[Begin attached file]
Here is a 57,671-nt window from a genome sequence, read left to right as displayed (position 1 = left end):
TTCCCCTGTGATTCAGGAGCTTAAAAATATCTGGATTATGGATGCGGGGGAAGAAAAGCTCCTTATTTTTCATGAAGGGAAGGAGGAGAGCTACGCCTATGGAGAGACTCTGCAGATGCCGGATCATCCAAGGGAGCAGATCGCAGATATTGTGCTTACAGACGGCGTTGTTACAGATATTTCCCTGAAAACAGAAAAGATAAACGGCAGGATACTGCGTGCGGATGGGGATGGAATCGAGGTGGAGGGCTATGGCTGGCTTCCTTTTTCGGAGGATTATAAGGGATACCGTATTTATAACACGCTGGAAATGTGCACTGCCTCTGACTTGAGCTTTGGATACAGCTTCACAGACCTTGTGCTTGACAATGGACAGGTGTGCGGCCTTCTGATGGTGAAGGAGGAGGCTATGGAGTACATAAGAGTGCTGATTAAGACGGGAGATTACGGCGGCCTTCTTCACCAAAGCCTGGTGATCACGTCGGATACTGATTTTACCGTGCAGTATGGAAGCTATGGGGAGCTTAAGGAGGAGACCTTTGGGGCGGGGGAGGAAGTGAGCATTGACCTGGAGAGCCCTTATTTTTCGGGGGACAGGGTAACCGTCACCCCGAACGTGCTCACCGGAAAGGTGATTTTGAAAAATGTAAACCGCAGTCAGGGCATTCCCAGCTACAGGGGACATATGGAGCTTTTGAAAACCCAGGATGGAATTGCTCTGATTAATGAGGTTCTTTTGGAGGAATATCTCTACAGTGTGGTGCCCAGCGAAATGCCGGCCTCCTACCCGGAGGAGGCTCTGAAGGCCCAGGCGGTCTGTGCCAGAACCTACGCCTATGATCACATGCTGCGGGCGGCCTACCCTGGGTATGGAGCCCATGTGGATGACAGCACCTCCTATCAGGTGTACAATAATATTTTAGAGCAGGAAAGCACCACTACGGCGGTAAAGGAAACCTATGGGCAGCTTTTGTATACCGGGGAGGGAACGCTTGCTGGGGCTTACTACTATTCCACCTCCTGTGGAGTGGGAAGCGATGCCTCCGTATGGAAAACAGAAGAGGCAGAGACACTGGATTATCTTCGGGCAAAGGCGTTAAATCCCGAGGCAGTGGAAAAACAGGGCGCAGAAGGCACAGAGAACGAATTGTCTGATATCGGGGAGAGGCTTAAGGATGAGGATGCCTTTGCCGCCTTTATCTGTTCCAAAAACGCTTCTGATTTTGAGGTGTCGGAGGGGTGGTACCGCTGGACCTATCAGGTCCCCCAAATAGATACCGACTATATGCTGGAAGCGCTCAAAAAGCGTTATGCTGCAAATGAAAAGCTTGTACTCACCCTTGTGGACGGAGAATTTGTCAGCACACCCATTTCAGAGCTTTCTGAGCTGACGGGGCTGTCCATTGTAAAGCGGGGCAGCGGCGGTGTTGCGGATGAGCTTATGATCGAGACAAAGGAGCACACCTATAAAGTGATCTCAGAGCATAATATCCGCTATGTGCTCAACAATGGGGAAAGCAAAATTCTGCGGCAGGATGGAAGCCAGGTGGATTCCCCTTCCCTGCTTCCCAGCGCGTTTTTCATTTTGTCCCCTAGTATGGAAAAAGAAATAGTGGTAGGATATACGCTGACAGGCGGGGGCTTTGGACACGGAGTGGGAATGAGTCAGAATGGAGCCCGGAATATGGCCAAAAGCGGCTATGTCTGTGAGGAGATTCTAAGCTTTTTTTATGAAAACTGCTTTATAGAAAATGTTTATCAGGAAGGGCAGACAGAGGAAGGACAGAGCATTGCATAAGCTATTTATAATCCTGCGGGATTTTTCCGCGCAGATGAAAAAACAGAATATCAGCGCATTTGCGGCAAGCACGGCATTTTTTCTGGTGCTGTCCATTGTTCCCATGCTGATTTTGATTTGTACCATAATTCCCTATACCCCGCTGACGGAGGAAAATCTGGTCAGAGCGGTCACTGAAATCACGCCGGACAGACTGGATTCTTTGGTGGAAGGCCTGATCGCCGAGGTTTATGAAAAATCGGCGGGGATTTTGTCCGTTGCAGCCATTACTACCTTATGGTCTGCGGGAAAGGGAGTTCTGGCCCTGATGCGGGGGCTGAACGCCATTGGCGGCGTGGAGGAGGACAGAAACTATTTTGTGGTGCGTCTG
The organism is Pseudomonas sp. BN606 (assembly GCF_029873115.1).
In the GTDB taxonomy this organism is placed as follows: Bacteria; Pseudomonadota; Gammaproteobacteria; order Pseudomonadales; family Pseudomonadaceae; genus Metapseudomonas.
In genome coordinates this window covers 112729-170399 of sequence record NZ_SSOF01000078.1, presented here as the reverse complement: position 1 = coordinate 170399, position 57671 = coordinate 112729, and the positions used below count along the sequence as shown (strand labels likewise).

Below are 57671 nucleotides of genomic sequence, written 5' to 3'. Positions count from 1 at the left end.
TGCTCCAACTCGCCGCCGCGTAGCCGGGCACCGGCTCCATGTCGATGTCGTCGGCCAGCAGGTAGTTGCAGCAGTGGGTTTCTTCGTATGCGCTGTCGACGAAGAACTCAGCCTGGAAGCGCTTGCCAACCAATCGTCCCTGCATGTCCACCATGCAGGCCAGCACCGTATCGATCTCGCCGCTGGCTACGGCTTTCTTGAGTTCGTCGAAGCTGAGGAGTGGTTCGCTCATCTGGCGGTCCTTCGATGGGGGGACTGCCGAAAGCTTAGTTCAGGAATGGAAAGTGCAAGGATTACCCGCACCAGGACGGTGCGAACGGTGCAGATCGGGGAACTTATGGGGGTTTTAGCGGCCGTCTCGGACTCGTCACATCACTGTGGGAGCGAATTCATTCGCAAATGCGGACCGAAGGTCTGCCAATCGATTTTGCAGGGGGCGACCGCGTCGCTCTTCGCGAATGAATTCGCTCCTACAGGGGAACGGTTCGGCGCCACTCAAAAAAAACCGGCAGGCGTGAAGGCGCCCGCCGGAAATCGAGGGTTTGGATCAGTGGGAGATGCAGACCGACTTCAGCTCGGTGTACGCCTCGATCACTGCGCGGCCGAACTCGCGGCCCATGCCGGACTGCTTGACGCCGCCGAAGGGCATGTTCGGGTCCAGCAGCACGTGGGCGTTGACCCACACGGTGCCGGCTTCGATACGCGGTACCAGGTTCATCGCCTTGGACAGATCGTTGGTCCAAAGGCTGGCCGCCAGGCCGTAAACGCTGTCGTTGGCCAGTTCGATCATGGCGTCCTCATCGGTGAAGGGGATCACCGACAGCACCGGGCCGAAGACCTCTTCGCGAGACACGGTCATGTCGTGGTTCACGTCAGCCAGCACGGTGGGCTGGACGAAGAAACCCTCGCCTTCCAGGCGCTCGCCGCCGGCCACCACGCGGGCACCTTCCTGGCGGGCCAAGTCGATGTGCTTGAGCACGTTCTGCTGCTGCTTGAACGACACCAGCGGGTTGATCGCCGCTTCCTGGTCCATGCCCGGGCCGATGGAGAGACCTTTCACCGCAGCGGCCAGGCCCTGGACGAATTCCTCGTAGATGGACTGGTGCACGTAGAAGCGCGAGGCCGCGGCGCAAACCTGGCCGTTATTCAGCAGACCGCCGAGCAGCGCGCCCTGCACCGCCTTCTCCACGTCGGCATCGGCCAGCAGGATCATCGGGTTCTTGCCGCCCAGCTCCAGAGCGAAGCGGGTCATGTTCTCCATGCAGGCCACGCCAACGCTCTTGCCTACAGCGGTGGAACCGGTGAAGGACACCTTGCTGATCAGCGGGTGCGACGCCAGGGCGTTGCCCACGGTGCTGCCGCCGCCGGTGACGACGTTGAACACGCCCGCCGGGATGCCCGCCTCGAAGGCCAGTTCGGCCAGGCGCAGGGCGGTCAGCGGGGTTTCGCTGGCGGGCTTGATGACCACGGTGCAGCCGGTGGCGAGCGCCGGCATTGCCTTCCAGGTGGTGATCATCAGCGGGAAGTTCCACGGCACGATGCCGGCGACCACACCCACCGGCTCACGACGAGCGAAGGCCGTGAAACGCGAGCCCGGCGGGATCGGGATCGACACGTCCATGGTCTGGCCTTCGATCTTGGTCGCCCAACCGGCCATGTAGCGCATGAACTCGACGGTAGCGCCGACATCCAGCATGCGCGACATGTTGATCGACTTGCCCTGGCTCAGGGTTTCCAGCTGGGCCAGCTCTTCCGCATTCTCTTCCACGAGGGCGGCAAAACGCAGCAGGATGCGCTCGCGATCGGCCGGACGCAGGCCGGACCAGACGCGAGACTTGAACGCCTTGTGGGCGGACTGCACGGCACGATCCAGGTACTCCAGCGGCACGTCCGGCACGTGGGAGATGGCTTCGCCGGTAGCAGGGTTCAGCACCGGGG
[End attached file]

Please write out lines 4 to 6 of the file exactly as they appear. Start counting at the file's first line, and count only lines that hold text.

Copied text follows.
In the GTDB taxonomy this organism is placed as follows: Bacteria; Pseudomonadota; Gammaproteobacteria; order Pseudomonadales; family Pseudomonadaceae; genus Metapseudomonas.
In genome coordinates this window covers 112729-170399 of sequence record NZ_SSOF01000078.1, presented here as the reverse complement: position 1 = coordinate 170399, position 57671 = coordinate 112729, and the positions used below count along the sequence as shown (strand labels likewise).

Below are 57671 nucleotides of genomic sequence, written 5' to 3'. Positions count from 1 at the left end.